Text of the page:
“What gets me is this assumption that if you have a slip up in grooming standards then you’re going to slip up at work,” said the master sergeant, who asked not to be named publicly. “Correlation doesn’t always equal causation.”

“In our profession, second best won’t cut it. We must hold ourselves and others accountable. When any of us walk by or tolerate something below our standards, we damage our credibility. Our Nation is counting on us to remain the world’s greatest Air Force. Together let’s rise to the challenge of upholding the highest standards. … When something isn’t right … not up to standards, have the moral courage to do something about it.”

For her part, Bass emphasized that standards are about professionalism: taking pride in the service means embracing the rules as they exist and applying them fairly and consistently to the Airmen around you. Bass argued that attitude is key to ensuring the Air Force remains the best in the world.

Unlike those crashes, Bass said her letter had no single triggering event. “We needed just a quick vector check,” she said. “And we needed to put that out there for all Airmen.”

6 Key Insights from the Next Chairman of the Joint Chiefs

Air Force Chief of Staff Gen. Charles Brown, testifying during his confirmation to be Chairman of the Joint Chiefs of Staff, is expected to be confirmed by the Senate. He would succeed Army Gen. Mark Milley, whose term ends on Sept. 30. Image from C-SPAN video

By Greg Hadley

Air Force Chief of Staff Gen. Charles Q. Brown Jr.’s testimony before the Senate Armed Services Committee on July 11 at his confirmation hearing to become the next Chairman of the Joint Chiefs of Staff offered extensive statements from lawmakers in between questions to the general. Over the course of two and a half hours, Brown answered questions about topics ranging from the potential sale electromagnetic spectrum to the future of Homestead Air Reserve Base in Florida.

But among his responses common themes emerged, offering new insight into how Brown will approach the Chairman’s role.  

An Operator’s Perspective  

Brown emphasized his operational experience repeatedly—as well as his relative outsider status in the Pentagon, where he has spent comparatively little time for such a high-ranking officer. 

“For the 11 years prior [to becoming Chief of Staff], I served in seven assignments across four combatant commands—EUCOM, AFRICOM, CENTCOM, and INDOPACOM. I’ve held leadership positions focused on our five national security challenges—China, Russia, North Korea, Iran, and violent extremists,” said Brown. “So, I arrive before you having spent less time as a general officer in Washington, D.C., and more time with our fielded forces allies and partners, either in conflict or preparing for conflict. Having led warfighters abroad shapes my thinking. As a result, I’m mindful of the security challenges at this consequential time and the need to accelerate to stay ahead of the growing threat.”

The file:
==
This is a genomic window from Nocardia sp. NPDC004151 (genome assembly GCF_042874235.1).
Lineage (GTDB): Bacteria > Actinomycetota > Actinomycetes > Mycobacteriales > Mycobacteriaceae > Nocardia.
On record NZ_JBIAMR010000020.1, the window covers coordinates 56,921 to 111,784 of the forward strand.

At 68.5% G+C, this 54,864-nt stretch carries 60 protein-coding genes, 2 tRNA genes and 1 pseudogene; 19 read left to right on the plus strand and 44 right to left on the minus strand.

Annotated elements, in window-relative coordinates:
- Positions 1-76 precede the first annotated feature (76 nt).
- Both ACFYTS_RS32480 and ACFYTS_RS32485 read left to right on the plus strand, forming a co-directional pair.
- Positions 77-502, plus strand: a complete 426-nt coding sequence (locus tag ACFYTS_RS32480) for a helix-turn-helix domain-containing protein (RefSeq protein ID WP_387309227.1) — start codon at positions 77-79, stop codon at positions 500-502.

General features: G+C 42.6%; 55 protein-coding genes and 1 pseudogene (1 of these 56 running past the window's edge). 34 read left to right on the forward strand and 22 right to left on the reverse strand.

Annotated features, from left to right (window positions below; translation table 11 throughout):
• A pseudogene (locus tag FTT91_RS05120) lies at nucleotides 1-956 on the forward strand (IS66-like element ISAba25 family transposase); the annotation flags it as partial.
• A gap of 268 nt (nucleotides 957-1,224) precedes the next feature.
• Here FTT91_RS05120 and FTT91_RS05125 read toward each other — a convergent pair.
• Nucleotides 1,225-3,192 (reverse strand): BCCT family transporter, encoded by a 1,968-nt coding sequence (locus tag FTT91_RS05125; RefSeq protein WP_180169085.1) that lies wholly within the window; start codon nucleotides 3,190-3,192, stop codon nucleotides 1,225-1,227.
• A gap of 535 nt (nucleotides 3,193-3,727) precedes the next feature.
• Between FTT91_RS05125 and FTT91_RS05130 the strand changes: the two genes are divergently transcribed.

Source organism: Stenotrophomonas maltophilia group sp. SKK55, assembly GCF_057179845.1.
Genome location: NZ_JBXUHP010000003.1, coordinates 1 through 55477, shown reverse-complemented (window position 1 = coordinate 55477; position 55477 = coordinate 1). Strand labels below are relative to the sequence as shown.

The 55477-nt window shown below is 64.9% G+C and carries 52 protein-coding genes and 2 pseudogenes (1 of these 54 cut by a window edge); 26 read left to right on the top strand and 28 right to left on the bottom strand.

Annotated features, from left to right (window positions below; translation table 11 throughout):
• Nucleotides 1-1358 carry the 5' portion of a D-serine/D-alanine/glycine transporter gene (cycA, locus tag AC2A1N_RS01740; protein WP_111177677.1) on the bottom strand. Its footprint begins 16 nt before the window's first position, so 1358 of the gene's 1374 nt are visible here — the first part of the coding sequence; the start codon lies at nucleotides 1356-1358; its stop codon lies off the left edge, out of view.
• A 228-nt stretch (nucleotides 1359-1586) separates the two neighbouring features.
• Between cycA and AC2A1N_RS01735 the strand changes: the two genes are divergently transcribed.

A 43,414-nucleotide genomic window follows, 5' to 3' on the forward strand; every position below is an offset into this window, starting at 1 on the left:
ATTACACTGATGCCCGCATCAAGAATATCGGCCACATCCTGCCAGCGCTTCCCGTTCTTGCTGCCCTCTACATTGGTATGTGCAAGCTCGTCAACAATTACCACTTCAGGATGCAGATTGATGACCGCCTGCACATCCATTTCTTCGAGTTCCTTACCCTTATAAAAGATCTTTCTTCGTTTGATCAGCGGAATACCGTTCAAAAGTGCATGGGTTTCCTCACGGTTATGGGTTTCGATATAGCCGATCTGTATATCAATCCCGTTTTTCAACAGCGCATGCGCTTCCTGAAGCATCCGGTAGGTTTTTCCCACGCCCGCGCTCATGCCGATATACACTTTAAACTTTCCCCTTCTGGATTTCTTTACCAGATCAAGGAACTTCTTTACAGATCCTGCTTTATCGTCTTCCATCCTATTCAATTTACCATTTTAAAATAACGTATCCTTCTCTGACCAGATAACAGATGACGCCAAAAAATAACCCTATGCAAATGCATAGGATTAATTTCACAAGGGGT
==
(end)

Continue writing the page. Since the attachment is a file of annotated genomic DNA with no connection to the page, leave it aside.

Brown’s experience in Command of Pacific Air Forces, at Air Forces Central, and as Deputy Commander of U.S. Central Command exposed him to allies’ top military leaders, an asset for any Chairman seeking to build international consensus. 

“One of the benefits that I’ve had as having served as a commander of Pacific Air Forces is the number of air chiefs and chiefs of defense and in some cases, ministers of defense that I’ve known personally, had a chance to engage with,” said Brown. “That dialogue to me is hugely important to determine how best we can move forward and break down barriers and identify areas that we can work together on … not only as a military, but also between our nations, as well. And that’s where my focus will be: to continue that dialogue to ensure we can work together and then highlight where the challenges may be and then work with the right entities to be able to move forward to ensure that we are able to win the next war if called upon to do so, but definitely deter or avoid war.” 

Analytical Engineer  

Brown’s studious reputation is that of analytical thinker who studies issues deeply, tendencies that were on full display in his confirmation hearing. 

“I’m an engineer by background, so doing assessments and doing analysis is how I think about things,” Brown told Sen. Roger Wicker (R-Miss.) when asked about shifting resources within Europe. “And that’s something we do need to do not just for Europe, but I would say for all of our major security challenges, to continue to reassess.” 

Brown’s analytical approach melded well with that of Air Force Secretary Frank Kendall, and his toward analysis helped shaped the Air Force’s modernization program, including divesting older platforms to fund the development of future systems.